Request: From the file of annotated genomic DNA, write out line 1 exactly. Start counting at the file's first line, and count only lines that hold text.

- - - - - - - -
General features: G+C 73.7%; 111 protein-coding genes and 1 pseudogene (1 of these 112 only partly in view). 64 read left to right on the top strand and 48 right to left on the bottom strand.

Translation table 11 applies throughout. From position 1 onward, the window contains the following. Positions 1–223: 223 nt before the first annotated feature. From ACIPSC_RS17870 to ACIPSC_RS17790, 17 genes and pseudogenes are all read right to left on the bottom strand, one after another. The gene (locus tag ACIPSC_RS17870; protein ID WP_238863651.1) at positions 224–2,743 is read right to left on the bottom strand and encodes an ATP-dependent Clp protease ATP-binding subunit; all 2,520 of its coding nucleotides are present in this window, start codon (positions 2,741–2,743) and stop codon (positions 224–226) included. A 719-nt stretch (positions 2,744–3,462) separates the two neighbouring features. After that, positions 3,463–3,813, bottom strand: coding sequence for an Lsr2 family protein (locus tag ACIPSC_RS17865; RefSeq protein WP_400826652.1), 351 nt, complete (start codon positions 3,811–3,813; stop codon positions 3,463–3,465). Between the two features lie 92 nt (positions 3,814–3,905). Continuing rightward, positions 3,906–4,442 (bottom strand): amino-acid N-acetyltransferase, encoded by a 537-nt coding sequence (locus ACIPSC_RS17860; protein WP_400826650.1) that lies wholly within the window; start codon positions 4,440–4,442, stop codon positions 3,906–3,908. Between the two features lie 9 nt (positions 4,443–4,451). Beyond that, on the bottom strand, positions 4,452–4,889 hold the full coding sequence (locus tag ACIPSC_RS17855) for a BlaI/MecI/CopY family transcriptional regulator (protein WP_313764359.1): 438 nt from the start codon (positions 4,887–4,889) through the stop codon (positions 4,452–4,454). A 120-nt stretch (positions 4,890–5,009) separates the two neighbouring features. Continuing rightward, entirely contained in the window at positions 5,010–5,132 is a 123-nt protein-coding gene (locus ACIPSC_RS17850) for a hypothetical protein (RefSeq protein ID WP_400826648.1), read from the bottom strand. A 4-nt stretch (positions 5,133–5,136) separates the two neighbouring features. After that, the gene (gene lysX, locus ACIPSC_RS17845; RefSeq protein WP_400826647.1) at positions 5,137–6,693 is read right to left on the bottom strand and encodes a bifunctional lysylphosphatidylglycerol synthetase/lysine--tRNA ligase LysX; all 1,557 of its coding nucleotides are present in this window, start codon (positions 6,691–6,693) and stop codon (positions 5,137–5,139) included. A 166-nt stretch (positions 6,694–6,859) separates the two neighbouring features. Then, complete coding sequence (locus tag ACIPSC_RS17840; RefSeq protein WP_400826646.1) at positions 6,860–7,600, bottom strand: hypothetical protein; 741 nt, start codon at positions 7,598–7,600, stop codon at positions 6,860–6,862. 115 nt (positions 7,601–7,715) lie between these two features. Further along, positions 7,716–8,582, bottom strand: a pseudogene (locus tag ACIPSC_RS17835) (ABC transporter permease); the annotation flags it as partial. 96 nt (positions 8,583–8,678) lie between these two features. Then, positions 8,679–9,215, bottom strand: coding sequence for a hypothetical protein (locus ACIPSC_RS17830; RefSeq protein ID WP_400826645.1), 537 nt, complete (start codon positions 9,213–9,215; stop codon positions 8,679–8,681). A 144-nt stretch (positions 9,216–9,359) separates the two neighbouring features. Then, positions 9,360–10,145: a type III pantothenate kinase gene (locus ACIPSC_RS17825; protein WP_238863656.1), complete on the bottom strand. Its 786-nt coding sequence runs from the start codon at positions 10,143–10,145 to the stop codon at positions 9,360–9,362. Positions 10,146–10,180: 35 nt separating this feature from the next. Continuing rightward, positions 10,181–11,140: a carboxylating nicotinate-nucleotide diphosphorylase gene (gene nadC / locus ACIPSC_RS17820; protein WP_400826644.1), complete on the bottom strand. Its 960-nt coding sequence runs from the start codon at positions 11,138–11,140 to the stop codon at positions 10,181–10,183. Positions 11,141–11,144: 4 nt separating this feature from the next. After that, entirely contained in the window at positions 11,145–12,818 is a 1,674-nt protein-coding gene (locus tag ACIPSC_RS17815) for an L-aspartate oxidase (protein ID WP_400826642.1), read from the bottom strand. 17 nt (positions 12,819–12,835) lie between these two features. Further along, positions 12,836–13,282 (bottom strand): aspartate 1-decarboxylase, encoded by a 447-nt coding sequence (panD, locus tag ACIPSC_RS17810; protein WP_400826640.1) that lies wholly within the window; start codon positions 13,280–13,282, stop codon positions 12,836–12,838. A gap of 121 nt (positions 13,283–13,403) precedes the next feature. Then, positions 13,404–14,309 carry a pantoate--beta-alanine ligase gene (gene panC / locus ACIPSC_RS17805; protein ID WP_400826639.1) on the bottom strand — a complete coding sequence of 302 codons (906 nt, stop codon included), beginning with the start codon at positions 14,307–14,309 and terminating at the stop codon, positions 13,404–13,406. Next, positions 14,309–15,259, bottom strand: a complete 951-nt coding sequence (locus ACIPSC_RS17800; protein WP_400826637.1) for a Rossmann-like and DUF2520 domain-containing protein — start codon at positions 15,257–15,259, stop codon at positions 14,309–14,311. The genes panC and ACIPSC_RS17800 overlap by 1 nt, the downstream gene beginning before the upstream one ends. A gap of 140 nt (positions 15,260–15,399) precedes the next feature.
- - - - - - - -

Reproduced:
General features: G+C 73.7%; 111 protein-coding genes and 1 pseudogene (1 of these 112 only partly in view). 64 read left to right on the top strand and 48 right to left on the bottom strand.